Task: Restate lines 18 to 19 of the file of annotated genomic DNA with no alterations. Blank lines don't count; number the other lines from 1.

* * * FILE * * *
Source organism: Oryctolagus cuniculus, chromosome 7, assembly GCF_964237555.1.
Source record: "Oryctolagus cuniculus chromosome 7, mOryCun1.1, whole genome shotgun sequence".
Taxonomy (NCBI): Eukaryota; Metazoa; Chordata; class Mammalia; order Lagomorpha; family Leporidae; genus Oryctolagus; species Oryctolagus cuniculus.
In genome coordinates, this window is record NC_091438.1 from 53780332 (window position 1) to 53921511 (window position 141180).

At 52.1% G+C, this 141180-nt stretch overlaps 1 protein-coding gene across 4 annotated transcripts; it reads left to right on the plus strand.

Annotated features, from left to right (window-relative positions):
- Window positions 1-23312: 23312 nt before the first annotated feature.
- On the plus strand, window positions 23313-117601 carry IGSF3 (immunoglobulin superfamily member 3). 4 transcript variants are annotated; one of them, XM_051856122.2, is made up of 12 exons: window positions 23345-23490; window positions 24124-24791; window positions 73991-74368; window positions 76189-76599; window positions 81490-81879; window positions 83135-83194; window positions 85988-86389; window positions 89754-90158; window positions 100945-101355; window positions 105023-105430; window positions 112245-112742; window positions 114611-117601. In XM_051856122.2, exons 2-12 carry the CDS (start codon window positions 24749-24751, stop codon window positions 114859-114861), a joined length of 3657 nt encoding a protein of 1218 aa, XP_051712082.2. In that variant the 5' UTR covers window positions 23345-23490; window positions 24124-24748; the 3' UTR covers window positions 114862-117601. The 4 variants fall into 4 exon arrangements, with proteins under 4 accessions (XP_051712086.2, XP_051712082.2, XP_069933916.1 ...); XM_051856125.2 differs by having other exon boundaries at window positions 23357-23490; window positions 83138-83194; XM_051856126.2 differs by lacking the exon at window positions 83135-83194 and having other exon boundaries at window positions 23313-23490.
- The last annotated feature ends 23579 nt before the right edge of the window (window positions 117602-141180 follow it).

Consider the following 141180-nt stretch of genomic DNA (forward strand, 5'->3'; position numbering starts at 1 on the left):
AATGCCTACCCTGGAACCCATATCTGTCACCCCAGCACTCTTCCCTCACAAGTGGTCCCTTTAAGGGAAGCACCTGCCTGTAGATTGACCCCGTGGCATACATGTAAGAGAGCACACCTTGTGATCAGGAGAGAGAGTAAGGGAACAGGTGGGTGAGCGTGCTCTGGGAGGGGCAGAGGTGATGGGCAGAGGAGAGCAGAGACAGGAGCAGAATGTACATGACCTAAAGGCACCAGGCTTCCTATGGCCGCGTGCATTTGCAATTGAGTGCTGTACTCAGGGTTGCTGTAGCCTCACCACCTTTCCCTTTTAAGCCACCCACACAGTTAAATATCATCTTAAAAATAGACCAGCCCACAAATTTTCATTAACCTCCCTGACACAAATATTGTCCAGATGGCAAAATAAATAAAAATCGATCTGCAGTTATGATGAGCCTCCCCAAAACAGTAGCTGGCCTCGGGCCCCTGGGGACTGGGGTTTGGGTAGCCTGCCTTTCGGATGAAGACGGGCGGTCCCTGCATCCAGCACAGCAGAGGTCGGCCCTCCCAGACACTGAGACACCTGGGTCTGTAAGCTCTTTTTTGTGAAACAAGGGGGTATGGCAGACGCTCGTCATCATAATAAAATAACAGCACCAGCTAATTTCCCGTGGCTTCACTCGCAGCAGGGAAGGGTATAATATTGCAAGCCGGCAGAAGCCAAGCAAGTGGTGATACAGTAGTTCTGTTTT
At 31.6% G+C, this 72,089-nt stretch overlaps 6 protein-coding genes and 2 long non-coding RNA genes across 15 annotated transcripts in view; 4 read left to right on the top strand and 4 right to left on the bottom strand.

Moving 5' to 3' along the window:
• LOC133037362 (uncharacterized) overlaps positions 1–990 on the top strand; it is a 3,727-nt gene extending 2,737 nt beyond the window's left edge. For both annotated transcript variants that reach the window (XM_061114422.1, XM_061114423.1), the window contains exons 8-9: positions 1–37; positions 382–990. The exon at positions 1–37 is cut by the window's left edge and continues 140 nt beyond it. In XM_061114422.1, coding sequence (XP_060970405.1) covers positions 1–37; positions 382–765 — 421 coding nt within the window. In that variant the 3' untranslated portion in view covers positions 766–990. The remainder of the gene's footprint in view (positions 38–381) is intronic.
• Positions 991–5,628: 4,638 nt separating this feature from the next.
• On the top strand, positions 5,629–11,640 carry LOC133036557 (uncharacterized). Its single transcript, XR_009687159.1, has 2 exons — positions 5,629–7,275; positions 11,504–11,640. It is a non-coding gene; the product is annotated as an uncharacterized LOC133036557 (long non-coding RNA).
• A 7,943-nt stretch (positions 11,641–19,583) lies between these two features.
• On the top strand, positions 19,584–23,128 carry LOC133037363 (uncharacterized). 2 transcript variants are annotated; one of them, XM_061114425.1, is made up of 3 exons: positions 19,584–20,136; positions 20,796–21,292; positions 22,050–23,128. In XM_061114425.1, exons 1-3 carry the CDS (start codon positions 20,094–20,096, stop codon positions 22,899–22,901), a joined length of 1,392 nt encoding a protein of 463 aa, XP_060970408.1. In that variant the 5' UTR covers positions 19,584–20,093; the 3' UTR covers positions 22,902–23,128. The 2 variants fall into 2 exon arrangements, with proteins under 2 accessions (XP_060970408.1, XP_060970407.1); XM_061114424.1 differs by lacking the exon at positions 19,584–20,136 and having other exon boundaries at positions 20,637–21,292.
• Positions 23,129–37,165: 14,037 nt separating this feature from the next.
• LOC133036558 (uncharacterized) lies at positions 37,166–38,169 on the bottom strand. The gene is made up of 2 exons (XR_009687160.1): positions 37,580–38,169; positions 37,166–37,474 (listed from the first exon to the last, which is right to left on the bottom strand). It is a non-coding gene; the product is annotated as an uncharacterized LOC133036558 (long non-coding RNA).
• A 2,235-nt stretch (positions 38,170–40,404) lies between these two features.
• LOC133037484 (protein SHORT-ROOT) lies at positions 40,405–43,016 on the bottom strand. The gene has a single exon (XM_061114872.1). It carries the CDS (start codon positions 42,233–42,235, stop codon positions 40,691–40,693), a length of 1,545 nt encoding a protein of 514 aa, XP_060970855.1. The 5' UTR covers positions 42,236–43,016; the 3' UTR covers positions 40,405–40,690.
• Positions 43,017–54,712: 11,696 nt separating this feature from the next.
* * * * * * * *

• On the top strand, positions 19,584–23,128 carry LOC133037363 (uncharacterized). 2 transcript variants are annotated; one of them, XM_061114425.1, is made up of 3 exons: positions 19,584–20,136; positions 20,796–21,292; positions 22,050–23,128. In XM_061114425.1, exons 1-3 carry the CDS (start codon positions 20,094–20,096, stop codon positions 22,899–22,901), a joined length of 1,392 nt encoding a protein of 463 aa, XP_060970408.1. In that variant the 5' UTR covers positions 19,584–20,093; the 3' UTR covers positions 22,902–23,128. The 2 variants fall into 2 exon arrangements, with proteins under 2 accessions (XP_060970408.1, XP_060970407.1); XM_061114424.1 differs by lacking the exon at positions 19,584–20,136 and having other exon boundaries at positions 20,637–21,292.
• Positions 23,129–37,165: 14,037 nt separating this feature from the next.